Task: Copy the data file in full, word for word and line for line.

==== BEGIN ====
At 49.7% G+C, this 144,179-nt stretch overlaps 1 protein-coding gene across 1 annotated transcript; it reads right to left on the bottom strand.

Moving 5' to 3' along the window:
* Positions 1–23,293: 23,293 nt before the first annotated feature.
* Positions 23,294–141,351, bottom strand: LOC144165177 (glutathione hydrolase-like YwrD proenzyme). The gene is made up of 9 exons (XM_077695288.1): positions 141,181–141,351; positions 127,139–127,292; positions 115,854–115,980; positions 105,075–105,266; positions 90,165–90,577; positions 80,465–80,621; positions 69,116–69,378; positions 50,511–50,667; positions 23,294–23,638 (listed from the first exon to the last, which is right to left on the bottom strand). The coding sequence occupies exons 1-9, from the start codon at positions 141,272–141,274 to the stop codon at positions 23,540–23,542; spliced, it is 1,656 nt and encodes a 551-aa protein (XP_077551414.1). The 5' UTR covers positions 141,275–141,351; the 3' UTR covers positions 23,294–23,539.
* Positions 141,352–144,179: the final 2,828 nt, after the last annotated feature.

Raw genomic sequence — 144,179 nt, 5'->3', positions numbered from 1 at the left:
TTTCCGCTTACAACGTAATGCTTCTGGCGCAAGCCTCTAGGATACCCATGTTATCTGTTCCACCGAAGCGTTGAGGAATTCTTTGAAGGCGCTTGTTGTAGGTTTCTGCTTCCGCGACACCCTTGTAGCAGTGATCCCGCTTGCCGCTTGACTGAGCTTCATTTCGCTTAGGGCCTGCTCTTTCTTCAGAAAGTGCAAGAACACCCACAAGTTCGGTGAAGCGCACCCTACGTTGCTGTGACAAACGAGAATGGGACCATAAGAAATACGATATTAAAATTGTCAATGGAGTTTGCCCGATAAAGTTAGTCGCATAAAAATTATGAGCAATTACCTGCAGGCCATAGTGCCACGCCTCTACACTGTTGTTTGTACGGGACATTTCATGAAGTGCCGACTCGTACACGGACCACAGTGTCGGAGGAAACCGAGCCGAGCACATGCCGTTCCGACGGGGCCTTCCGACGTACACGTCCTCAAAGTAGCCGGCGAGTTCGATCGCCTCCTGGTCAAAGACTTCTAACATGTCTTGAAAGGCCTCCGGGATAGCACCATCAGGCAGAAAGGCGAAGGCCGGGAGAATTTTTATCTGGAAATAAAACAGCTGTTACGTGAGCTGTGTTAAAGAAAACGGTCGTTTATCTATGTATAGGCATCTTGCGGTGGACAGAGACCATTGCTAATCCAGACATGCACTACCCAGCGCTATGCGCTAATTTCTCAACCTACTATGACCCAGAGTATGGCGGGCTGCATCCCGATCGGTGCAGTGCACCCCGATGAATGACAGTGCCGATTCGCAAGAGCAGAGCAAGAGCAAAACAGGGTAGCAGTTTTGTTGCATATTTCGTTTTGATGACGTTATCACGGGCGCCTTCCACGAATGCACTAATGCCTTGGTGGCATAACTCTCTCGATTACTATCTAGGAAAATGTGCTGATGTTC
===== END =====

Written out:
At 49.7% G+C, this 144,179-nt stretch overlaps 1 protein-coding gene across 1 annotated transcript; it reads right to left on the bottom strand.

Moving 5' to 3' along the window:
* Positions 1–23,293: 23,293 nt before the first annotated feature.
* Positions 23,294–141,351, bottom strand: LOC144165177 (glutathione hydrolase-like YwrD proenzyme). The gene is made up of 9 exons (XM_077695288.1): positions 141,181–141,351; positions 127,139–127,292; positions 115,854–115,980; positions 105,075–105,266; positions 90,165–90,577; positions 80,465–80,621; positions 69,116–69,378; positions 50,511–50,667; positions 23,294–23,638 (listed from the first exon to the last, which is right to left on the bottom strand). The coding sequence occupies exons 1-9, from the start codon at positions 141,272–141,274 to the stop codon at positions 23,540–23,542; spliced, it is 1,656 nt and encodes a 551-aa protein (XP_077551414.1). The 5' UTR covers positions 141,275–141,351; the 3' UTR covers positions 23,294–23,539.
* Positions 141,352–144,179: the final 2,828 nt, after the last annotated feature.

Raw genomic sequence — 144,179 nt, 5'->3', positions numbered from 1 at the left:
TTTCCGCTTACAACGTAATGCTTCTGGCGCAAGCCTCTAGGATACCCATGTTATCTGTTCCACCGAAGCGTTGAGGAATTCTTTGAAGGCGCTTGTTGTAGGTTTCTGCTTCCGCGACACCCTTGTAGCAGTGATCCCGCTTGCCGCTTGACTGAGCTTCATTTCGCTTAGGGCCTGCTCTTTCTTCAGAAAGTGCAAGAACACCCACAAGTTCGGTGAAGCGCACCCTACGTTGCTGTGACAAACGAGAATGGGACCATAAGAAATACGATATTAAAATTGTCAATGGAGTTTGCCCGATAAAGTTAGTCGCATAAAAATTATGAGCAATTACCTGCAGGCCATAGTGCCACGCCTCTACACTGTTGTTTGTACGGGACATTTCATGAAGTGCCGACTCGTACACGGACCACAGTGTCGGAGGAAACCGAGCCGAGCACATGCCGTTCCGACGGGGCCTTCCGACGTACACGTCCTCAAAGTAGCCGGCGAGTTCGATCGCCTCCTGGTCAAAGACTTCTAACATGTCTTGAAAGGCCTCCGGGATAGCACCATCAGGCAGAAAGGCGAAGGCCGGGAGAATTTTTATCTGGAAATAAAACAGCTGTTACGTGAGCTGTGTTAAAGAAAACGGTCGTTTATCTATGTATAGGCATCTTGCGGTGGACAGAGACCATTGCTAATCCAGACATGCACTACCCAGCGCTATGCGCTAATTTCTCAACCTACTATGACCCAGAGTATGGCGGGCTGCATCCCGATCGGTGCAGTGCACCCCGATGAATGACAGTGCCGATTCGCAAGAGCAGAGCAAGAGCAAAACAGGGTAGCAGTTTTGTTGCATATTTCGTTTTGATGACGTTATCACGGGCGCCTTCCACGAATGCACTAATGCCTTGGTGGCATAACTCTCTCGATTACTATCTAGGAAAATGTGCTGATGTTC